Picture of the Week: Minoru Yamasaki, 1979 by Taro Yamasaki

July 21, 2023

Minoru Yamasaki, 1979, archival inkjet print, 12 3/4 x 18 3/8 in.

Taro Yamasaki is a Pulitzer Prize winning photojournalist. He was born in 1945 in Detroit. Yamasaki knew early in life that journalism was the path for him, as he was inspired by his parent’s dedication to social justice. He attended journalism school at the University of Michigan; While there, Yamasaki discovered that he could tell stories with more emotional impact through photography than with writing. He started his career in 1977, when he was hired by chief photographer Tony Spina to work as a staff photographer for the Detroit Free Press. He worked for numerous national magazines from 1984 to 2005 but primarily for People, which reached 30 to 37 million viewers per issue. Moreover, his career has taken him all over the world, telling stories of everyday people achieving astounding feats, despite the challenges of war, disease, and racial, sexual, and class discrimination. Since 2005, Yamasaki has been pursuing projects on issues such as human trafficking, undocumented workers, migrant farm workers, and children impacted by war and environmental disasters.

Yamasaki photographed this portrait of his father, Minoru Yamasaki in 1979, near the beginning of his career. Minoru smiles and leans back on the couch in a relaxed pose, resting his head against his hand. Yamasaki blurs the furniture and room decor to draw the viewer to Minoru. This photograph illustrates the admiration Yamasaki has for his father. Minoru Yamasaki was a successful architect whose legacy is evident across the campus of Wayne State. As an independent practitioner, he was an integral figure in the master planning work for the McGregor Memorial Center (1958), the Education Building (1960), the Prentis Building (1962-64), and the DeRoy Auditorium (1962-64). In addition to his contributions to Wayne State’s campus, Minoru is most well known for his work on the World Trade Center, which his firm was commissioned for in 1963. While Taro Yamasaki’s photography career was just beginning at the time, he captures this portrait closer to the end of his father’s career; 1979 was the same year that Minoru Yamasaki published his autobiography, A Life in Architecture. Yamasaki captures a more intimate moment of his father. He is seated in what may be his living room. This is a scene of Minoru Yamasaki that the public likely did not see often. While the world knew him as a successful architect, Taro Yamasaki knew his father on a much more personal level.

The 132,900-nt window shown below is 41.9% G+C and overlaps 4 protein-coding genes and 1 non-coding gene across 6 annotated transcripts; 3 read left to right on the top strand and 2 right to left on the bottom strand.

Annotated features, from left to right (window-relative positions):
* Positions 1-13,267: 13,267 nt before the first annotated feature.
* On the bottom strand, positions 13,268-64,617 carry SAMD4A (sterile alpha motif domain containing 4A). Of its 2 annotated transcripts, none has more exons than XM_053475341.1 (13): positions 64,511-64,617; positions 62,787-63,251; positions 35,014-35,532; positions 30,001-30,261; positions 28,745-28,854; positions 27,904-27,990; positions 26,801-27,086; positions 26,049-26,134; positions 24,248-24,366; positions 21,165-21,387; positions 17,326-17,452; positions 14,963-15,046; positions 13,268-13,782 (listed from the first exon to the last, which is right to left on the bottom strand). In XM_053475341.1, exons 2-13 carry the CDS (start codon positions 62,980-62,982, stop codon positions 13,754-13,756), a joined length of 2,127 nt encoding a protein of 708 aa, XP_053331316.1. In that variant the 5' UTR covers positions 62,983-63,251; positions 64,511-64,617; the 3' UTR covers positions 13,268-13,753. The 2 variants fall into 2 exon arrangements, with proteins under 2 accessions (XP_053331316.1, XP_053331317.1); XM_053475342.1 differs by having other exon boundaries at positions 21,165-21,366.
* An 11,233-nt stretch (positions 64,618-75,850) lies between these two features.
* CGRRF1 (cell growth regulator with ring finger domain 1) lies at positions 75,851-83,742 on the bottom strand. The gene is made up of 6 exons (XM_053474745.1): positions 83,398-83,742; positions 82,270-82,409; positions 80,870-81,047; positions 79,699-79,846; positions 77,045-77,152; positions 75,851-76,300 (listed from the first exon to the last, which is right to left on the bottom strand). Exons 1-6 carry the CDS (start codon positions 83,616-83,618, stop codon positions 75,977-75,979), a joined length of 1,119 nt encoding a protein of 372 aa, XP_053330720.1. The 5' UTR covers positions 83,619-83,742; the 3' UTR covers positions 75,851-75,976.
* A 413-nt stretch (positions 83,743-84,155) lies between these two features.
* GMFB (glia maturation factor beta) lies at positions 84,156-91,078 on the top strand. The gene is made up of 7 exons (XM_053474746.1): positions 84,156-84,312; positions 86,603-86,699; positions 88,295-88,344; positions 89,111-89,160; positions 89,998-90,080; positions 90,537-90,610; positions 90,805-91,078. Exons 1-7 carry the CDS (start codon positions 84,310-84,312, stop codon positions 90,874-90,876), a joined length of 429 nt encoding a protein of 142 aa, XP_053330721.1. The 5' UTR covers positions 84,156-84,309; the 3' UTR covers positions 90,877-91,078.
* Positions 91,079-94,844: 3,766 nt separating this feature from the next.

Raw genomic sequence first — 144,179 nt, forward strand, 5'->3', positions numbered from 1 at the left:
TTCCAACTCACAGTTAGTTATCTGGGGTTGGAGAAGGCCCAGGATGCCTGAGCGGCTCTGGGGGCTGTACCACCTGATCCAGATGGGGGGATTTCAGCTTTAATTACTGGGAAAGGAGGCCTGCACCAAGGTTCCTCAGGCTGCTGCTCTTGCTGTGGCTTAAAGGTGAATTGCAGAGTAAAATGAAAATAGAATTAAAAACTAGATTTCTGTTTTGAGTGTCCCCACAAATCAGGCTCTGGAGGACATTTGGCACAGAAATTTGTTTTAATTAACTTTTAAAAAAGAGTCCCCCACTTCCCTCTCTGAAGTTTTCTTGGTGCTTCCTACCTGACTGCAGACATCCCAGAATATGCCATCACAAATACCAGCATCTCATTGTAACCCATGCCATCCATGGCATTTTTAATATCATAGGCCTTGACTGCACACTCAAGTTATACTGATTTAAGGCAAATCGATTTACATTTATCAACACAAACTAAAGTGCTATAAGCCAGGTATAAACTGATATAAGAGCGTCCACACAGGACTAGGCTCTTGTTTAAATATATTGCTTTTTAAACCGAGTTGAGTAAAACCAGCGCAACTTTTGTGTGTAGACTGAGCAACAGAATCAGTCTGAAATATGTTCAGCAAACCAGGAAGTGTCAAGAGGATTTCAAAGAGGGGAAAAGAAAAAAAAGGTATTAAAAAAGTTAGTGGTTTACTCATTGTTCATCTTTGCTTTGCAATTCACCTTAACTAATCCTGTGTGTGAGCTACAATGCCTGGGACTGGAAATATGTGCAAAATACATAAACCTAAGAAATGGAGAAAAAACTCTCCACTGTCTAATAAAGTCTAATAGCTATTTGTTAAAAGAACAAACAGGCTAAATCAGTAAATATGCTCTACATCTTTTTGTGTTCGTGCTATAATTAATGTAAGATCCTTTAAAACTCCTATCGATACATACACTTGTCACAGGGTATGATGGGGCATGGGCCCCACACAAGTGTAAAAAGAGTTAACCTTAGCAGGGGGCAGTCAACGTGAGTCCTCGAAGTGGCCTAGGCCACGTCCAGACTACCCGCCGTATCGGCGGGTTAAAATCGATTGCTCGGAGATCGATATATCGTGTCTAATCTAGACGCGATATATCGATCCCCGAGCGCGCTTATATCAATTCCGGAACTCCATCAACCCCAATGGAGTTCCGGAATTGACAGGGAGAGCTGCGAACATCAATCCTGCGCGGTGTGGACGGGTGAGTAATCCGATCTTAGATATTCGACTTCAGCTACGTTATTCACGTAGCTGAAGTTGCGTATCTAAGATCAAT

Written by Angela Athnasios

Sources: https://taroyamasaki.com/biography/#




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